Restaurant Menus Dictate Everything (So Choose Wisely)
One of the most important decisions one can make when opening a restaurant is what to put on the menu. This not only determines the price of a meal and customer base, but most importantly it determines the type of equipment needed and the layout of the kitchen.
The back of the house is where all of the food is prepared. Without the proper equipment, the front of the house cannot serve its customers. Below is a list of menu items followed by the type of equipment that should be used.
If you want to include soups and/or stews on your list, you have several options by way of equipment. Either a steam kettle or a stock pot range would be your best bet. However, if you are pressed for floor space, and have an extra burner available on the range top used for other purposes, then a spare burner on a multiuse, heavy duty range will work just fine.
Steam kettles are your best option, if soups, stews or broths are in high demand. The kettles heat the product all around instead of just at the bottom of the pot the way a range or a stock pot range would. Kettles help to prevent scorching, by cooking and heating all the way around the product, unlike a stock pot range which only heats from the bottom. Also, when it comes to pouring the product, many kettles have a tilt or spigot feature that allows for easy decanting. decanting.
are perfect for restaurants that prepare a lot of sandwiches. Most sandwich operations build the sandwiches in front of the customer and not in back. These prep tables sit low enough that the sandwich maker can see over the refrigeration unit and speak with the customer while preparing the food.
If your restaurant makes its own bread in house, a convection oven is needed. These ovens force the heated air around the oven cavity to ensure even heat throughout. Your chances of burning the top or bottom of the bread significantly decrease when using convection ovens.
In a pinch, a standard oven or convection oven at the base of the range will work, but the chance for hot spots increases. However, if money or floor space poses a problem, this can be an alternative.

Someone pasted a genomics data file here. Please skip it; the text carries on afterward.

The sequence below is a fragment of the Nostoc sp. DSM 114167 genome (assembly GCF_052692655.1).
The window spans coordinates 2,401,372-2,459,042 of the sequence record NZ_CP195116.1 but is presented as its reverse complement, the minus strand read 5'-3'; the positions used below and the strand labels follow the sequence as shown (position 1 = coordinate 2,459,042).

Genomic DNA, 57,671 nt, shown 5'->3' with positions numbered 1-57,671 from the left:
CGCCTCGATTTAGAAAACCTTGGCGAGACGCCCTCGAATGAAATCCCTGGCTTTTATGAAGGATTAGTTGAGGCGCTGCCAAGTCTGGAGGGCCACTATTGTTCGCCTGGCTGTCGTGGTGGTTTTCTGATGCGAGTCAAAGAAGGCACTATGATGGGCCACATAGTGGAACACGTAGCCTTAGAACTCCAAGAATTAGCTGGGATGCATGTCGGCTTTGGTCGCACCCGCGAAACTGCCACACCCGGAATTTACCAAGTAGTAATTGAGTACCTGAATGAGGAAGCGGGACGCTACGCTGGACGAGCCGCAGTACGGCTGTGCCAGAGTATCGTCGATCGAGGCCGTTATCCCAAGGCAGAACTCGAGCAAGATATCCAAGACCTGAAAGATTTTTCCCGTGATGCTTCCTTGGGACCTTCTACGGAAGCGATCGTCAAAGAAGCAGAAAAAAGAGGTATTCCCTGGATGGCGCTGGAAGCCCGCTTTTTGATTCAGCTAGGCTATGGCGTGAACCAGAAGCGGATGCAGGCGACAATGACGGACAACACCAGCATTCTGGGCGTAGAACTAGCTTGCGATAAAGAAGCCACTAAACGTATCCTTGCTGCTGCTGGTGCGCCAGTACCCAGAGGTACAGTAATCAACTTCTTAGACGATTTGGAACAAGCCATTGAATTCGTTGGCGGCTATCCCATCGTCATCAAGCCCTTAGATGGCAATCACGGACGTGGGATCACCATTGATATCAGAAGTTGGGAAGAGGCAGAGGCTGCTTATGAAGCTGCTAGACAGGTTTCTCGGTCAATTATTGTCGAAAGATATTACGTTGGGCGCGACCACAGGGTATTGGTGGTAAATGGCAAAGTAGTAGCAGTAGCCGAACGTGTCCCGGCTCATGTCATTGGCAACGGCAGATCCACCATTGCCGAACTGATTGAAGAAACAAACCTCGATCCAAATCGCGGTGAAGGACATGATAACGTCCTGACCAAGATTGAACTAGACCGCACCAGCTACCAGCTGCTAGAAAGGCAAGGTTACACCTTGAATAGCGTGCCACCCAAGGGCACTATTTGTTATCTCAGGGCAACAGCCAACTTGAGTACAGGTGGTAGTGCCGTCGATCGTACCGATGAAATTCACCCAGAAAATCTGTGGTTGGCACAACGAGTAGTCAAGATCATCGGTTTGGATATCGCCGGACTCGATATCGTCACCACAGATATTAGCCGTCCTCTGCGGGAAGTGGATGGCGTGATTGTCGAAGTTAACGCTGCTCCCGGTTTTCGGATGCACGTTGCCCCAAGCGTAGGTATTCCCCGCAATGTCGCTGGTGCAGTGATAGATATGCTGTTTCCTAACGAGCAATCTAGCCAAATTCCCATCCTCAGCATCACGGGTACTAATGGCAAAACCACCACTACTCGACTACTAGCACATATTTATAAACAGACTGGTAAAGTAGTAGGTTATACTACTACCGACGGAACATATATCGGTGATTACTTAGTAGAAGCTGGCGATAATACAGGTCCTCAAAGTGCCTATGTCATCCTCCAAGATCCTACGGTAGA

Some sandwich items require quick reheating before being put on the bread. Commercial microwaves are perfect for this application. They don’t take up much space, and are quick and efficient. It is essential to use a commercial microwave in these cases, as residential microwaves are not designed to be used as frequently, and will burn out quickly.
If your shop serves toasted sandwiches, a conveyor toaster oven is the way to go. After the sandwiches are prepped, the sandwich maker places the sandwich on the belt. When it comes through the other side, it is ready to be served.
When preparing pizzas on an assembly line, pizza prep tables, much like sandwich prep tables, keep the toppings refrigerated while making it easier for the pizza chef to add toppings quickly and efficiently.
are a staple item in pizza joints. They are the most cost effective way to cook pizza, but perhaps not the most time efficient. If you have extra money, but not a lot of time, look into buying an . These conveyor style ovens use impingement technology that forces heat through the crust of the pizza, thus cooking it much faster.
Seafood can be cooked in a variety of ways, but the best way is via steam. Steam keeps the meat tender while retaining all of the moisture and nutrients.
Charbroilers are great for cooking meat. They give a distinct smoky flavor to the meat while leaving aesthetically pleasing grill marks. Charbroilers are great to have in the kitchen. However, it is very important to have proper ventilation, as they tend to produce a lot of smoke.
If you plan to fry lots of different types of foods, will suit your business just fine. Open pot and tube type fryers are acceptable for frying larger items.
When frying delicate items, such as tempura, are best.
- Make from easy to clean material, or laminate them.
In restaurants, menus get dirty. Whether they get dropped on the floor, or a waiter or patron spills a drink or appetizer on them, they need to be easily cleaned for the next patron who comes through the door. No one wants to order off a paper menu that has last nights chicken soup stains covering the wine list.
- Use the language of your patrons when writing the menu.
Keep your menu in mind and focus on keeping your kitchen compact and efficient. This means buying as few pieces of restaurant equipment as possible to fit your space.
- Avoid taping new menu items in over old menu items.
Your menu is the first hint a customer has to make their reaction to the type of food you serve. If your menu has been modified by taping a piece of paper over a previous selection, that says something to the customer.
- Avoid adjusting prices in handwritten ink.
- Kid menus are always a hit!
When the kids are happy, the parents are happy!
By providing a kid’s menu with kid friendly items, you are openly inviting families to join you at your restaurant. It doesn’t hurt to have paper menus with games and activities to keep the kids entertained while waiting for their food.
More from Restaurant Menus Dictate Everything (So Choose Wisely)...
- Top 10 Tips for Purchasing Restaurant Equipment
- How to Avoid an Appearance on Gordon Ramsay's "Kitchen Nightmares"
- Do You Know Where Your Food Comes From? Following the Restaurant Food Supply Chain
- Cooking with Trans Fat Free Oil
- 5 Ways to Keep Organic Food on Your Restaurant Menu Year-Round
- How to Develop a Restaurant Menu
- How to Raise Menu Prices Effectively in Your Restaurant
- How FDA Menu Labeling Affects the Diner's Choices
- Everything the Food Service Operator Needs to Know About the FDA
- The Farm to Table Concept
Back to Restaurant Menus Dictate Everything (So Choose Wisely)